Of course, the internal war for independence was less violent than the physical war. But that does not lessen the critical nature of the internal struggle. A physical fight unfueled by passion will be lost. A war without a goal cannot be sustained. But find within yourself a reason to take up arms, shout that reason to the heavens, and you can fight on through impossible odds. You can come back from disaster, to win the war.

So why is an author horror / supernatural law stories writing about Texas Independence Day? Two reasons. First, there is the geographic connection. Most of my stories are set in Texas. Second, and most importantly, there is a thematic connection between the concept of independence and my stories.

Today's culture is obsessed with gilded myths of undead monsters. The undead are shrouded in a dark, sexy allure. They're not like us, so we should want to be with them. We should aspire to be them.

The undead are different from the living, in one key way. It is not an enviable difference. The undead have no independence. Each variant of undead is controlled, their existence driven by some insatiable need. For zombies, its the need to eat brains or flesh. Vampires, blood. Ghosts are forced to haunt a place, person, or thing, until business is finished or the spirit is avenged. Werewolves are driven by a condition or disease they can rarely, if ever, control. The undead are not independent of their state. They cannot choose to become independent of what they are.

You appreciate the difference between the living and the undead when a living person picks up a weapon, faces the unholy hoard, and declares, “I don't care that you out number me. I'm not putting up with your crap any longer. This is my world, and you're leaving it.” The living assert there independence from what the world wants them to become, separating themselves from the controlled and grotesque undead masses.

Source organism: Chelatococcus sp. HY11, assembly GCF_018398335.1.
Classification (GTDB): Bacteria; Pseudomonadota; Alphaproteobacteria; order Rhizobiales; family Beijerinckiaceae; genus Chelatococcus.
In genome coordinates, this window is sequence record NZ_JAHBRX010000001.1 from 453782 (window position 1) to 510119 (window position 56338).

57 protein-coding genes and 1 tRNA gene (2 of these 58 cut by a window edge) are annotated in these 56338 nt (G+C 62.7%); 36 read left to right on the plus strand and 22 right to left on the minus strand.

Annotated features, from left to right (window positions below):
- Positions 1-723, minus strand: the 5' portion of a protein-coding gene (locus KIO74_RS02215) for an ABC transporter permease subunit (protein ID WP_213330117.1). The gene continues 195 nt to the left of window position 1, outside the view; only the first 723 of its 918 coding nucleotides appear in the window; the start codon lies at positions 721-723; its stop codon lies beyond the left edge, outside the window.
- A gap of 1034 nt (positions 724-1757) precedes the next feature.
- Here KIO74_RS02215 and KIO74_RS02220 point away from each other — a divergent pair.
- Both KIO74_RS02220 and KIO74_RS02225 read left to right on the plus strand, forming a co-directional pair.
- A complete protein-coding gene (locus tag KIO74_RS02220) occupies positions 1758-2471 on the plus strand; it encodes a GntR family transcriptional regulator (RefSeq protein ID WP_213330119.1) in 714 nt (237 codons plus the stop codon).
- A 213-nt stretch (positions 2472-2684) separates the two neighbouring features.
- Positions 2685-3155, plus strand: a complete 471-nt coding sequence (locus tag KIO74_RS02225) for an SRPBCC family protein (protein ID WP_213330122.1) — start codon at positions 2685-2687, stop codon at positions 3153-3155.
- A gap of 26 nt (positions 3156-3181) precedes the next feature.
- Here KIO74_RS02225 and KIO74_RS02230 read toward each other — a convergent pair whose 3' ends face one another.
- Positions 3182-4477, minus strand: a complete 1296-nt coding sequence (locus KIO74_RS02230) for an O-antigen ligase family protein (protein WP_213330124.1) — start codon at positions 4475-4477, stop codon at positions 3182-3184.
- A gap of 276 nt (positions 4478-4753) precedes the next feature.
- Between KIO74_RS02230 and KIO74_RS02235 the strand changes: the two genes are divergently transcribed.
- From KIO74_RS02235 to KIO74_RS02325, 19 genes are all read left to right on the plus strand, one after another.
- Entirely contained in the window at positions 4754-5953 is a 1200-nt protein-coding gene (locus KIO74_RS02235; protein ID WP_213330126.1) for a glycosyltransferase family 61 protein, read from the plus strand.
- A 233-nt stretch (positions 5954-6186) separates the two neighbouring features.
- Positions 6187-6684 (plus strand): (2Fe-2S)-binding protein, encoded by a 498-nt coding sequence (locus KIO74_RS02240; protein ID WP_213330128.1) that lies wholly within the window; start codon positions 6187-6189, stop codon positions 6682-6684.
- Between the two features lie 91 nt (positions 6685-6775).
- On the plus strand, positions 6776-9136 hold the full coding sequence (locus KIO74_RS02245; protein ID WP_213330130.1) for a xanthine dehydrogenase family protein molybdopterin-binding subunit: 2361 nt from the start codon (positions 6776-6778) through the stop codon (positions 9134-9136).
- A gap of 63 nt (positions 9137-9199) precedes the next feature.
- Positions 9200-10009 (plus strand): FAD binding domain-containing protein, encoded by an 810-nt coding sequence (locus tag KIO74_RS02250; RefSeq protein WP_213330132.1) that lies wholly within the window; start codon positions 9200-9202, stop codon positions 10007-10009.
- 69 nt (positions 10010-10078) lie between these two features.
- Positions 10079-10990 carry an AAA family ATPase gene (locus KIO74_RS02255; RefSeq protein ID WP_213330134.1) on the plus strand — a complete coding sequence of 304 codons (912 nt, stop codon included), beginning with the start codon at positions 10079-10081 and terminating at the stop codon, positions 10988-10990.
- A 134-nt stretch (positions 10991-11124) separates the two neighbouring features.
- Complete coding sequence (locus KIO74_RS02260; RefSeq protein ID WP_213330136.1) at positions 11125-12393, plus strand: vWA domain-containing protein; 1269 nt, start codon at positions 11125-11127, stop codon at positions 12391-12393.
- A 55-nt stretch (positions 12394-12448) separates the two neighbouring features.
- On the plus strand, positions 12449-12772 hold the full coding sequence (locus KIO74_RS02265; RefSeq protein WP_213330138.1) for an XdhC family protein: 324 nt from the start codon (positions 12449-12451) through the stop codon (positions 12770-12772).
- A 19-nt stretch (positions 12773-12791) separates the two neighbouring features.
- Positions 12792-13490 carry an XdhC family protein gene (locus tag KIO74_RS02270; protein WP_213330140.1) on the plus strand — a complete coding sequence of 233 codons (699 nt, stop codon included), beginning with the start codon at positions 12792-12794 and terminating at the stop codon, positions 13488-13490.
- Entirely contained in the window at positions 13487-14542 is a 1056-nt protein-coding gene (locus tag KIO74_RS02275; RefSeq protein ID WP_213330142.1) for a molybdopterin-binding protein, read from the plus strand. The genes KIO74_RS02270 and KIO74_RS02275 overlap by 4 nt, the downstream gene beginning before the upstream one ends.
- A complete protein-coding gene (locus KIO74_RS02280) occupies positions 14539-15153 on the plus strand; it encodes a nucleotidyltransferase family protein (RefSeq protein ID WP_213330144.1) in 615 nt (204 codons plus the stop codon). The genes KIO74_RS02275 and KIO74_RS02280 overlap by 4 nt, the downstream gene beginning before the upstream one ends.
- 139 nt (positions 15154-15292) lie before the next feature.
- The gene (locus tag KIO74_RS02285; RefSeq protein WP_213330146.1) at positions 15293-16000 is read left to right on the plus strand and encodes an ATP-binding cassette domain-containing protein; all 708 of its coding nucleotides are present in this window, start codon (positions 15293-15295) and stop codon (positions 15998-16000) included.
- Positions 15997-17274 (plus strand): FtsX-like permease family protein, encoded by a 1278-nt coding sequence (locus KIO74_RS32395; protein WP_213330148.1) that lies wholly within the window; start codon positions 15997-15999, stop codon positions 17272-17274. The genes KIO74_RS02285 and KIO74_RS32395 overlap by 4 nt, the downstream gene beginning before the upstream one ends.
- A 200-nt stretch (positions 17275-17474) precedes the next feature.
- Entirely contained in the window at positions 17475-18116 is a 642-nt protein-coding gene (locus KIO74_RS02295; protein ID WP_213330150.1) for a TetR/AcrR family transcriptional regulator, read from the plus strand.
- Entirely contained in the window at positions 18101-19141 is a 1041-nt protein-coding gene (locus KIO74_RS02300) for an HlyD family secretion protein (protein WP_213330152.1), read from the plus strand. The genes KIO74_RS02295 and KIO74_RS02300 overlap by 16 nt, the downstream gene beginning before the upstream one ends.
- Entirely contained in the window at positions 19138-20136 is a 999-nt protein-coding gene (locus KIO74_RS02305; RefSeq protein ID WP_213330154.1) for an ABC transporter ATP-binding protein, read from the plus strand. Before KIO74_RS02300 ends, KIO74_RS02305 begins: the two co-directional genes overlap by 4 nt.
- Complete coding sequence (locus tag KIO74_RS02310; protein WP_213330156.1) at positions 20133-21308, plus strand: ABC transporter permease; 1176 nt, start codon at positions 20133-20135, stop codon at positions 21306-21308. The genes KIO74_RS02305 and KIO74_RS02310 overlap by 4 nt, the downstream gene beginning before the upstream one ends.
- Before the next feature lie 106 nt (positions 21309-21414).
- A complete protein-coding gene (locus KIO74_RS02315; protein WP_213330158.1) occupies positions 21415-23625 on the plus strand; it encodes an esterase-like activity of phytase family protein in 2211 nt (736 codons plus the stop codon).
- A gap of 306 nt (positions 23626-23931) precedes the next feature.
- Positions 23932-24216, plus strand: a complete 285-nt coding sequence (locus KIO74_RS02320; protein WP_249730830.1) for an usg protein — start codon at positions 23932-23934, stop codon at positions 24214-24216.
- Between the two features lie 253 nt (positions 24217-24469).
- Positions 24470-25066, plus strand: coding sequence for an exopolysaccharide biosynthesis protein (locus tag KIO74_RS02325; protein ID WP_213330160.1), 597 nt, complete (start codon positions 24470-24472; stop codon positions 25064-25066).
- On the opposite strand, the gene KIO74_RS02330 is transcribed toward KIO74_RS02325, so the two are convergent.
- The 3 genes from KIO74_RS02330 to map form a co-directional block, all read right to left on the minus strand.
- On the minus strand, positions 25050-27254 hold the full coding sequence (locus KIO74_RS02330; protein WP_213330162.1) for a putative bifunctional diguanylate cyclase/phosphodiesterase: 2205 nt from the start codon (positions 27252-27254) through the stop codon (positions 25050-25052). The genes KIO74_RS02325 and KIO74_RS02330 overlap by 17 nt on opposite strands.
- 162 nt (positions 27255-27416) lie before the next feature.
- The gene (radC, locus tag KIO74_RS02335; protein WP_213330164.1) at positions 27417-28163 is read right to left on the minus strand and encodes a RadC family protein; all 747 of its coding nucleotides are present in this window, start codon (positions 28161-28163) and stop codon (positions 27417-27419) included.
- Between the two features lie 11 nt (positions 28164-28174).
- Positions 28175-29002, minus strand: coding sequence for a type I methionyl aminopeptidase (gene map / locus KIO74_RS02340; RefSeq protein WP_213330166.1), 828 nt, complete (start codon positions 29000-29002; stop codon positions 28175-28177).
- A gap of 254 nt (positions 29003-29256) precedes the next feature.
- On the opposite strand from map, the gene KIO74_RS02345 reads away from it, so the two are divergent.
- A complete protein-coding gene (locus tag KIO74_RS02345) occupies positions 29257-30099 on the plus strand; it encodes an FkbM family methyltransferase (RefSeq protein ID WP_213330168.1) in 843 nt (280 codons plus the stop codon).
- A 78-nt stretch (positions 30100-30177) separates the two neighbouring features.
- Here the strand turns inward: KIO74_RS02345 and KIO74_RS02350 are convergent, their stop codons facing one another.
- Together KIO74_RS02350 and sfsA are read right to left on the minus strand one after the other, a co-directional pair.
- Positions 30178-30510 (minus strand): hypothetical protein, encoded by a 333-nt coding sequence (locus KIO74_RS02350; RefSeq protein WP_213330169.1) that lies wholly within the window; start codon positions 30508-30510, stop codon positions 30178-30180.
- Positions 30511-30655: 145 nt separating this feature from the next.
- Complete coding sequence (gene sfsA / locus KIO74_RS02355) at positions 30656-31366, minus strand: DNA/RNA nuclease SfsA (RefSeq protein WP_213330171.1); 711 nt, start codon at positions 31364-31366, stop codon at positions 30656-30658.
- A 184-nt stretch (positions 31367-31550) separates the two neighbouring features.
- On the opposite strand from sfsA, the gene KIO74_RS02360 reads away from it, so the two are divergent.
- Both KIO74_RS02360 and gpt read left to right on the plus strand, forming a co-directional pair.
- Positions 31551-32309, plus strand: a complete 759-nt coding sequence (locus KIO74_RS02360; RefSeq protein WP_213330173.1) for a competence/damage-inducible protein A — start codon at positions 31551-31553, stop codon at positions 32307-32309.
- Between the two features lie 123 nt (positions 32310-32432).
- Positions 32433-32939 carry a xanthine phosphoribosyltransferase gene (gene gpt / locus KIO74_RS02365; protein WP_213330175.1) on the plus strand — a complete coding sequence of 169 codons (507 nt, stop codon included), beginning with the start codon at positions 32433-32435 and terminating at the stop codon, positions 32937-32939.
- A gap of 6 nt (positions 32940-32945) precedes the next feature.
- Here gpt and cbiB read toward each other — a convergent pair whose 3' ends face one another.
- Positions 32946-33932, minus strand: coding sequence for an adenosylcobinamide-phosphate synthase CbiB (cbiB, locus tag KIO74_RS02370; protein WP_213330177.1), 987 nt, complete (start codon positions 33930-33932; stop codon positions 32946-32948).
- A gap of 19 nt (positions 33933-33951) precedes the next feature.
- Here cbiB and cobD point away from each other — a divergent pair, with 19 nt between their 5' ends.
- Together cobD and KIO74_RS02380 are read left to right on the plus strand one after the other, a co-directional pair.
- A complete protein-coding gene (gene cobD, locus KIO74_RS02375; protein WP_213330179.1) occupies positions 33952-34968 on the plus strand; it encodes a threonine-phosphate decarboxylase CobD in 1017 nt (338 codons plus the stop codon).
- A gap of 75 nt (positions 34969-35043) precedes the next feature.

Independence is a privilege. You declare it, and you fight for it. You can not assume independence will be given to you, or that it will never be taken away. If you presume the existence of a static sanctuary, you sacrifice a chance to be the best person you can be. Be complacent, and lose yourself. Lose your independence. When that moment comes, you join the ranks of the undead. You get to be another controlled thing, stumbling around in a cold night-world that is not nearly as sexy as the rank and file culture would have you believe.

Today, we remember those who fought a war against their own fears, and won. We celebrate their courage. And if we're wise, we honor their memory, by recognizing what their moment was and was not...and by deciding and declaring who we will be.

Thursday, February 23, 2012

A Picture's Worth...A Pen Name, and more.

Monday was the day of the professional photo shoot. Chriselda did an incredible job. It was a challenge; I needed head shots plus photos that would complement the Undead Bar Association stories, the science fiction book, and the fantasy series I'm working on.

Yes, I was planning ahead. In the perfect world (the one that only exists inside my head), I will publish one Undead Bar Association book, the science fiction book, and the first book of the fantasy series this year. So I thought, let's take pictures for everything! And we did.

You can see a collage with some of the photos here, on the Chriselda Photography blog. So far, the friends and family favorite is the photo of me in the cloak and hood. Clearly, that is the fantasy influenced outfit. But I might be using the shot before the fantasy books come out, because it is so dramatic and expressive.

The cloak has a connection to two parts of my pen name. The middle name of the nom de plume, Mackenzie, comes from my mother's side of the family. And it was my maternal grandmother who designed and made the cloak, as a gift for my mother. My mother then passed it on to me, when I left for college.